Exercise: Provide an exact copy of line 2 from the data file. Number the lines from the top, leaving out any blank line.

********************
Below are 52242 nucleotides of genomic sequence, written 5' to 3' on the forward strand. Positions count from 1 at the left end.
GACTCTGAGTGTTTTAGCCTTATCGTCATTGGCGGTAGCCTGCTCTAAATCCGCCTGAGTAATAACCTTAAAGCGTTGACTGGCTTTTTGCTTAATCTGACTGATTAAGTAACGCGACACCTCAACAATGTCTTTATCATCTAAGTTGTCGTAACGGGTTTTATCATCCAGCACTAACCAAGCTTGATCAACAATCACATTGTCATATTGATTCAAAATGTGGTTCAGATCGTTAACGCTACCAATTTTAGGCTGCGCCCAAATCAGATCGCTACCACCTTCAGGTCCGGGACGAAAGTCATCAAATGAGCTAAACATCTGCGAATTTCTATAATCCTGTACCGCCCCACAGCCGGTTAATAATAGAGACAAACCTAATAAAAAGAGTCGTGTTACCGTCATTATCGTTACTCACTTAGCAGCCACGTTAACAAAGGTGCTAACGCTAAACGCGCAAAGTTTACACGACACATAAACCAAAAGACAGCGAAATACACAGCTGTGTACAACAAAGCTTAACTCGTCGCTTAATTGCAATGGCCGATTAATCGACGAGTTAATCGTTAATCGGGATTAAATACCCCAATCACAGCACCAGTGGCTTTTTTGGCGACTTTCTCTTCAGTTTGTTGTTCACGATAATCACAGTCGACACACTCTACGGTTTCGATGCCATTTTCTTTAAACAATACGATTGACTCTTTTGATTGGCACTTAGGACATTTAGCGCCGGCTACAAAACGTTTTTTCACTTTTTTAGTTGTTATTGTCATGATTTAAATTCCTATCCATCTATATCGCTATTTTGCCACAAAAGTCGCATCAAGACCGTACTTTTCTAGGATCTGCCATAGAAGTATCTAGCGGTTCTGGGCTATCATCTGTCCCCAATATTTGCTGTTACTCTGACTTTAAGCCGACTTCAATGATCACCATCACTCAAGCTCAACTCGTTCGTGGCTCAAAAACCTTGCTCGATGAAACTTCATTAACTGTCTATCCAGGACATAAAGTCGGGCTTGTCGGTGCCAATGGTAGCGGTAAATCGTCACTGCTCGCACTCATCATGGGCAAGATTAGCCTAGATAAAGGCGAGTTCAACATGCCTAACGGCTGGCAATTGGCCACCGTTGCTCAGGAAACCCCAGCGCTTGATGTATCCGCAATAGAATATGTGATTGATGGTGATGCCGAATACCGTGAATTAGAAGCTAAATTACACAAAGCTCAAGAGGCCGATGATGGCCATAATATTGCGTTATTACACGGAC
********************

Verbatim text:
GACTCTGAGTGTTTTAGCCTTATCGTCATTGGCGGTAGCCTGCTCTAAATCCGCCTGAGTAATAACCTTAAAGCGTTGACTGGCTTTTTGCTTAATCTGACTGATTAAGTAACGCGACACCTCAACAATGTCTTTATCATCTAAGTTGTCGTAACGGGTTTTATCATCCAGCACTAACCAAGCTTGATCAACAATCACATTGTCATATTGATTCAAAATGTGGTTCAGATCGTTAACGCTACCAATTTTAGGCTGCGCCCAAATCAGATCGCTACCACCTTCAGGTCCGGGACGAAAGTCATCAAATGAGCTAAACATCTGCGAATTTCTATAATCCTGTACCGCCCCACAGCCGGTTAATAATAGAGACAAACCTAATAAAAAGAGTCGTGTTACCGTCATTATCGTTACTCACTTAGCAGCCACGTTAACAAAGGTGCTAACGCTAAACGCGCAAAGTTTACACGACACATAAACCAAAAGACAGCGAAATACACAGCTGTGTACAACAAAGCTTAACTCGTCGCTTAATTGCAATGGCCGATTAATCGACGAGTTAATCGTTAATCGGGATTAAATACCCCAATCACAGCACCAGTGGCTTTTTTGGCGACTTTCTCTTCAGTTTGTTGTTCACGATAATCACAGTCGACACACTCTACGGTTTCGATGCCATTTTCTTTAAACAATACGATTGACTCTTTTGATTGGCACTTAGGACATTTAGCGCCGGCTACAAAACGTTTTTTCACTTTTTTAGTTGTTATTGTCATGATTTAAATTCCTATCCATCTATATCGCTATTTTGCCACAAAAGTCGCATCAAGACCGTACTTTTCTAGGATCTGCCATAGAAGTATCTAGCGGTTCTGGGCTATCATCTGTCCCCAATATTTGCTGTTACTCTGACTTTAAGCCGACTTCAATGATCACCATCACTCAAGCTCAACTCGTTCGTGGCTCAAAAACCTTGCTCGATGAAACTTCATTAACTGTCTATCCAGGACATAAAGTCGGGCTTGTCGGTGCCAATGGTAGCGGTAAATCGTCACTGCTCGCACTCATCATGGGCAAGATTAGCCTAGATAAAGGCGAGTTCAACATGCCTAACGGCTGGCAATTGGCCACCGTTGCTCAGGAAACCCCAGCGCTTGATGTATCCGCAATAGAATATGTGATTGATGGTGATGCCGAATACCGTGAATTAGAAGCTAAATTACACAAAGCTCAAGAGGCCGATGATGGCCATAATATTGCGTTATTACACGGAC